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Protecting Confidentiality May Be Illegal: How the NLRB is changing severance agreements

In February, the National Labor Relations Board (“NLRB” or “Board”) took aim at severance agreements, ruling that traditional confidentiality and non-disparagement clauses violate employees’ Section 7 rights. This is a departure from past NLRB rulings, which allowed employees to waive their Section 7 rights so long as there was no showing of unlawful conduct by the employer. The NLRB is again working to limit employers’ rights.

Section 7 of the National Labor Relations Act (“NLRA”) confers broad rights to non-supervisory employees to engage in “protected, concrete activity” for their “mutual aid and protection.” This generally includes discussing the terms and conditions of their employment both with other employees and with the public (“Section 7 rights”). This also includes the terms under which the employee separated from the employer.

In McClaren Macomb, the NLRB held that an employer’s inclusion of overly broad non-disclosure, confidentiality, and non-disparagement provisions in severance agreements infringe on the employee’s Section 7 rights. The Board found that the non-disclosure/non-disparagement provisions unlawfully prohibited communication among employees about their departure from their employer. Specifically, the Board took issue with:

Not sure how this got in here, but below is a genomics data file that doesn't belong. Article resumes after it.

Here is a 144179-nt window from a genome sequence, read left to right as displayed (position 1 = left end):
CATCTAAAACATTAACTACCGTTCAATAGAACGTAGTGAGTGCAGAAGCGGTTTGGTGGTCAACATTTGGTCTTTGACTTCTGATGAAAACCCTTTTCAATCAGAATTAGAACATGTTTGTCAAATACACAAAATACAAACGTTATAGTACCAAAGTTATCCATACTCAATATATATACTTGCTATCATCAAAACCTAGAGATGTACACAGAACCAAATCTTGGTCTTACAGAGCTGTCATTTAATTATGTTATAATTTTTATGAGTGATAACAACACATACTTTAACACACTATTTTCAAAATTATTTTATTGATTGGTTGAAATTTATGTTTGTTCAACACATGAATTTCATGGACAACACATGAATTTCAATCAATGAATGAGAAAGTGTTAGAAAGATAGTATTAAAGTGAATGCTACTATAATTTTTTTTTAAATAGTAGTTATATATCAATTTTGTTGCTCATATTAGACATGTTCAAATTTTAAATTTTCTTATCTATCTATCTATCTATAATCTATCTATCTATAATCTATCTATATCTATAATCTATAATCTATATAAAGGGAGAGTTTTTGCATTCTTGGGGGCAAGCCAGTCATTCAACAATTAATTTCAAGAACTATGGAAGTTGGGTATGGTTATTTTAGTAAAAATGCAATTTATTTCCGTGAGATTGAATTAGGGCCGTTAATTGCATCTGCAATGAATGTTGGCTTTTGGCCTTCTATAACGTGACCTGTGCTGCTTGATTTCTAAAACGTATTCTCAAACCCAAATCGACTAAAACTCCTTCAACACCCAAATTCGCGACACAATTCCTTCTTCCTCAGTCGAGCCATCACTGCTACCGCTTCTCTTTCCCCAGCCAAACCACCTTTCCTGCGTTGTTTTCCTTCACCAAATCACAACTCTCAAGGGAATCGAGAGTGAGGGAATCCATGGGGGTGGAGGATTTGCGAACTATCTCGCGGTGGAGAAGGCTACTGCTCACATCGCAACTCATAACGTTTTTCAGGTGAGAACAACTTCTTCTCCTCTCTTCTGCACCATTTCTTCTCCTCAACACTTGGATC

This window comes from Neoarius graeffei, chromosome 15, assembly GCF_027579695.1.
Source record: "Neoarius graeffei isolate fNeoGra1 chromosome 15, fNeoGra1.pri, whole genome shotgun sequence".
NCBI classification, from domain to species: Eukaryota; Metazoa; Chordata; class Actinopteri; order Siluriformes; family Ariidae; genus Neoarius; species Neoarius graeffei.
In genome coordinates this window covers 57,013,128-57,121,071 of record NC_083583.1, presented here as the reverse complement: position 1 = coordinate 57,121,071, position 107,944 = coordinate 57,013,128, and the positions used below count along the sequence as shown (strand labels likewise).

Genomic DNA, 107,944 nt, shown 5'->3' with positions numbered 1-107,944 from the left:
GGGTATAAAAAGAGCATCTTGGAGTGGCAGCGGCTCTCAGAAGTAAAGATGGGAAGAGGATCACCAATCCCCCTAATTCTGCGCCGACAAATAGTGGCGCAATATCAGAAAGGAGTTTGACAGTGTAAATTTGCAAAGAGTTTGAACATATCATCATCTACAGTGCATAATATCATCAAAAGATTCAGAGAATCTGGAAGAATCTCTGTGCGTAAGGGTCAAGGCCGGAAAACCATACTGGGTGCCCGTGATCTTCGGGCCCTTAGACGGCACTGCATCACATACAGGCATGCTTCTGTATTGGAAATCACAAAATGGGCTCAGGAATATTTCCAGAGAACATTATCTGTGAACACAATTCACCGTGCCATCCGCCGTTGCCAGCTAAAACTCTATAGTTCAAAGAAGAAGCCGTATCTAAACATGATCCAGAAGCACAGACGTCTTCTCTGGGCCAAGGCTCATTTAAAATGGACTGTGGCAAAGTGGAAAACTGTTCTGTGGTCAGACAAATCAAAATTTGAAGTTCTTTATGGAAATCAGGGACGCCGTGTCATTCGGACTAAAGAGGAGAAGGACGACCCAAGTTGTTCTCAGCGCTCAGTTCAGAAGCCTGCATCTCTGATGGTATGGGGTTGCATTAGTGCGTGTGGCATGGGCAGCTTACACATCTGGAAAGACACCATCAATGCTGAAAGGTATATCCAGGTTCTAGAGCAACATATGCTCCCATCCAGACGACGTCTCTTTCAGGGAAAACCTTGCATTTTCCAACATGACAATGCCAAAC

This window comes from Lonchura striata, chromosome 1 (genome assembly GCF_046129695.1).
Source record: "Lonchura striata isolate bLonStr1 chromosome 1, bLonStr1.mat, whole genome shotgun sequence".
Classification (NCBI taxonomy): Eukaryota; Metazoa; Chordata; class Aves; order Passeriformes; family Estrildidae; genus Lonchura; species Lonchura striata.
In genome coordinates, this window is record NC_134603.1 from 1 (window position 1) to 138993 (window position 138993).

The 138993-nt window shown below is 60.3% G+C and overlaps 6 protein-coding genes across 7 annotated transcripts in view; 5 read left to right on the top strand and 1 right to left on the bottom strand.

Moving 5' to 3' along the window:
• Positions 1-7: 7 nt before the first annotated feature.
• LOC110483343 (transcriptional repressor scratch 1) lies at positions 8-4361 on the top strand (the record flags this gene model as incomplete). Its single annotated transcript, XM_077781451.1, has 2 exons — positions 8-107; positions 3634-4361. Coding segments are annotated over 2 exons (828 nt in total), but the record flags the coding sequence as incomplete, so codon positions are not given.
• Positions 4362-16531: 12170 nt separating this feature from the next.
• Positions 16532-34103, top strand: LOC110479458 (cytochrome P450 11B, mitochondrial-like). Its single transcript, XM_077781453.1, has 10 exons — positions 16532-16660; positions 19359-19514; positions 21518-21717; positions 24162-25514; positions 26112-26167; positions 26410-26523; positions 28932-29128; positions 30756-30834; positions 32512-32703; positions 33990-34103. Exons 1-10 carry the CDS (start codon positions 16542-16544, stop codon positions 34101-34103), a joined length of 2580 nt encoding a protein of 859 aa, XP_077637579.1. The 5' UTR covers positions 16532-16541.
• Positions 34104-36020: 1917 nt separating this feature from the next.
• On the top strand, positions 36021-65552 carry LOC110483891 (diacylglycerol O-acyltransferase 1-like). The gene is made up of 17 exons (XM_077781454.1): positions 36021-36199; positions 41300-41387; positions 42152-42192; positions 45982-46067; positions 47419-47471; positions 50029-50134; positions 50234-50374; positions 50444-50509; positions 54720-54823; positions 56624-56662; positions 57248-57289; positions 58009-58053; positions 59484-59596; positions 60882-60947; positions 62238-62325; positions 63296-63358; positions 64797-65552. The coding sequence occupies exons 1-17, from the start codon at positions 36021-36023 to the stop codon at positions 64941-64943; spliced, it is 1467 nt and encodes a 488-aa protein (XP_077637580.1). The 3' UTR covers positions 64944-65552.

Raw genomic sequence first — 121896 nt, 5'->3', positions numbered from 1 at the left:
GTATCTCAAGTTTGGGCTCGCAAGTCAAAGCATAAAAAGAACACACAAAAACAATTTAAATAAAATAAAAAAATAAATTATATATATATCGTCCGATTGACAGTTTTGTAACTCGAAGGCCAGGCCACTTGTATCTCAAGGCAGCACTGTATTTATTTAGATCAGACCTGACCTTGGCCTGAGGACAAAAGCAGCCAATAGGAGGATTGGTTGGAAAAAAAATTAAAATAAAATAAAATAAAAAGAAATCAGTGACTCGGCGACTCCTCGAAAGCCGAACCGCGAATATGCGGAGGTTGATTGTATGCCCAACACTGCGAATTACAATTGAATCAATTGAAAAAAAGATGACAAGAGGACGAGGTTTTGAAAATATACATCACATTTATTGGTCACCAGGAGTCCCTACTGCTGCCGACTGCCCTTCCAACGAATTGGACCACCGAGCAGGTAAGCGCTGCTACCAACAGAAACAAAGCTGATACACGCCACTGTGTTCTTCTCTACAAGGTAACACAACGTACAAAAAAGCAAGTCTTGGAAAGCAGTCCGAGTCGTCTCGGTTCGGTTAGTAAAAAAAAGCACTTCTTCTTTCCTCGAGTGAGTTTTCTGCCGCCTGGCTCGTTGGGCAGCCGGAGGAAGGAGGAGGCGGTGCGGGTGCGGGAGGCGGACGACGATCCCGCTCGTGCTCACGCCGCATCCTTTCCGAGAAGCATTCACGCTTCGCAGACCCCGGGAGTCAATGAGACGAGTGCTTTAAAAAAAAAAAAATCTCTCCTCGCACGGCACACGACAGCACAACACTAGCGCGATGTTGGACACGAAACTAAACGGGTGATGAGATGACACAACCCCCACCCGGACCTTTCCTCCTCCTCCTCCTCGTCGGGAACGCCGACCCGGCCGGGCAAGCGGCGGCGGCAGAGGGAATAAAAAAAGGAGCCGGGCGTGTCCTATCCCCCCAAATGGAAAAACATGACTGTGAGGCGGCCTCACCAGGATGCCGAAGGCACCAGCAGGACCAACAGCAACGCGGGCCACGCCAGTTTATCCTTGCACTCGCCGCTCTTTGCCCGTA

1. The clauses being applied to the employer’s affiliated entities, officers, directors, employees, agents and representatives – this was way to broad a group in the eyes of the NLRB; and 
  2. The agreement was so broad it prohibited even disclosing unlawful provisions. 

The Board’s ruling applies to all statutory employees, whether or not they are represented by a union. The good news is supervisors and managers are not employees under the NLRA. Thus, supervisors and managers may still be subject to these clauses. 

At the moment, there are two unresolved questions. First, will this ruling retroactively apply to severance agreements? If so, the avalanche of litigation is unimaginable. Second, what will come of this case on appeal? Both of these questions are unresolved, but many anticipate the Federal courts, on appeal, will reign in this ruling. In the meantime, employers are advised to consult with labor and employment counsel to ensure their confidentiality and non-disparagement provisions are narrowly tailored and contain care outs for rights that cannot be waived. 

Brody and Associates regularly advises management on all issues involving unions, staying union-free, complying with the newest decision issued by the NLRB, and training management on how to deal with all these challenges.  If we can be of assistance in this area, please contact us at info@brodyandassociates.com or 203.454.0560.